Why should the voice of a woman be viewed as being different (according to Jewish Law) than that of a man, for the sake of "singing in public"?

  • 1
    I'm voting to close as a dupe for @rosends' link, but I'm tempted to flag this as a rant in disguise.
    – DonielF
    May 28, 2017 at 14:21
  • @msh210 wadr, I liked this question way better as originally expressed by the OP.
    – Loewian
    May 28, 2017 at 15:50
  • @Loewian, with the rant in it? Curious. Well, I don't need to have the last word here: anyone can edit.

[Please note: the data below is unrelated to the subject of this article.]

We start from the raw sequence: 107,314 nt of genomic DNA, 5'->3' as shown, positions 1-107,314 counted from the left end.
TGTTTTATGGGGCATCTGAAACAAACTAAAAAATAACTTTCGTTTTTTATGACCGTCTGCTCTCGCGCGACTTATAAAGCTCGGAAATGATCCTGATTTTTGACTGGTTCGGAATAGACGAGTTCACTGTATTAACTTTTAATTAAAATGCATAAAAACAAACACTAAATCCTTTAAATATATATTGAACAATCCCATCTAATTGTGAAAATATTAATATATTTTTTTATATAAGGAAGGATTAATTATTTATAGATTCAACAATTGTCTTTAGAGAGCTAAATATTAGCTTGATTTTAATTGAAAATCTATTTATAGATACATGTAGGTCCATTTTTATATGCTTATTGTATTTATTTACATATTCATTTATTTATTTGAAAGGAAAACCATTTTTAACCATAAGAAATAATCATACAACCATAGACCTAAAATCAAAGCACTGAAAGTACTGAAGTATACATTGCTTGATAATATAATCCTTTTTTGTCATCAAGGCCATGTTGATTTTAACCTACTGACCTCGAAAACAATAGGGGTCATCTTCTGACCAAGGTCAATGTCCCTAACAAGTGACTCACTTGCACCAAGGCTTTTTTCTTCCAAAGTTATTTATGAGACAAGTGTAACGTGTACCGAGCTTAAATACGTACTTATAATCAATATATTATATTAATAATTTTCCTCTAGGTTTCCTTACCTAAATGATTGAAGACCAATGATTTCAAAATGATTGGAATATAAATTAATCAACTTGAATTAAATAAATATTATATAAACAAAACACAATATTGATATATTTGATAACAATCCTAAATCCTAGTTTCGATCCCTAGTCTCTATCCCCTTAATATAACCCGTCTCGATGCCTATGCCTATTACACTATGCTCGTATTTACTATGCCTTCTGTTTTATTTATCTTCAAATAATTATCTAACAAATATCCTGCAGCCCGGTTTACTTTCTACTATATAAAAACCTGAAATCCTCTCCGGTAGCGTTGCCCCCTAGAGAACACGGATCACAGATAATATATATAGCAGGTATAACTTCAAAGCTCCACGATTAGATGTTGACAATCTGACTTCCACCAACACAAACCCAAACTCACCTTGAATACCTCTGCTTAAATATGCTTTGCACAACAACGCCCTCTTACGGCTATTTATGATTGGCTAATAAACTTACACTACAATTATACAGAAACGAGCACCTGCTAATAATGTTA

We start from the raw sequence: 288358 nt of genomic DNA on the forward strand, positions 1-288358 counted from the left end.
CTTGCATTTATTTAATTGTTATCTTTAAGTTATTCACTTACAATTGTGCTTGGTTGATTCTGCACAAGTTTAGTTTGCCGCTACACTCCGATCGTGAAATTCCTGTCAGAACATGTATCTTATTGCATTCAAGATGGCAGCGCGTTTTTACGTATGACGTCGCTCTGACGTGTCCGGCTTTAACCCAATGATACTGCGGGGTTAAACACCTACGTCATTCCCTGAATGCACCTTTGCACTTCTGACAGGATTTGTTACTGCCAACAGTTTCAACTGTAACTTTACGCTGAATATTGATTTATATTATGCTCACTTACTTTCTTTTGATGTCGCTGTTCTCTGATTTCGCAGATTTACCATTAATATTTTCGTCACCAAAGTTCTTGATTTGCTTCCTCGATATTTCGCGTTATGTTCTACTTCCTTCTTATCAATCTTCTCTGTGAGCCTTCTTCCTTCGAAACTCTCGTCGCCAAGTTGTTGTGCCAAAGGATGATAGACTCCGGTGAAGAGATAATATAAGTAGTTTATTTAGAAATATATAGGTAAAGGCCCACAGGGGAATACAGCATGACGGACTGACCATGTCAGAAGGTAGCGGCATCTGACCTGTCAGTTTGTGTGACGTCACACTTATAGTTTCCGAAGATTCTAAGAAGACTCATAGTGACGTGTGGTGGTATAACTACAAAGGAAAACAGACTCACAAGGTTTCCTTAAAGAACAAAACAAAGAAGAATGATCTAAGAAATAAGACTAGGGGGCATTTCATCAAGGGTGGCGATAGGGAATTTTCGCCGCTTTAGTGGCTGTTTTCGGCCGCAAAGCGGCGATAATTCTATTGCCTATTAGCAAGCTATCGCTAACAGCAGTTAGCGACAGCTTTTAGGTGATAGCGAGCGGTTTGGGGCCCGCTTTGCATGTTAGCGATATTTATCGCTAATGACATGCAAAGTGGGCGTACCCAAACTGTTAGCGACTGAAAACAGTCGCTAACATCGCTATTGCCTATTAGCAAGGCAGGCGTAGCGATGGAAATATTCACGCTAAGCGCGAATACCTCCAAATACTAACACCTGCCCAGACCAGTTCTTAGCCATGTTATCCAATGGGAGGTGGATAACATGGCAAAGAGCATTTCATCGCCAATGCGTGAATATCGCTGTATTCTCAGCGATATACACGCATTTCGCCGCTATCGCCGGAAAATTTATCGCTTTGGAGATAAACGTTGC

– msh210
    May 28, 2017 at 16:17

1 Answer 1


You ask why a woman's voiceshould be treated differently to a man's voice. The referenced question “What is the source for a woman's voice as ervah?” provides you with the material for an answer. A woman's voice is considered as “ervah”.

The Wikipedia article on tzniut - modesty refers to dress, hair covering and the female singing voice and discusses its relevance to ervah.

It seems that the female singing voice has a similar categorisation as immodest dress or hair-covering. Evidently the male voice does not have the same qualities.

So the issue does not relate to the voice in the active service of G-d, but rather to not using the voice in order to serve G-d's will.

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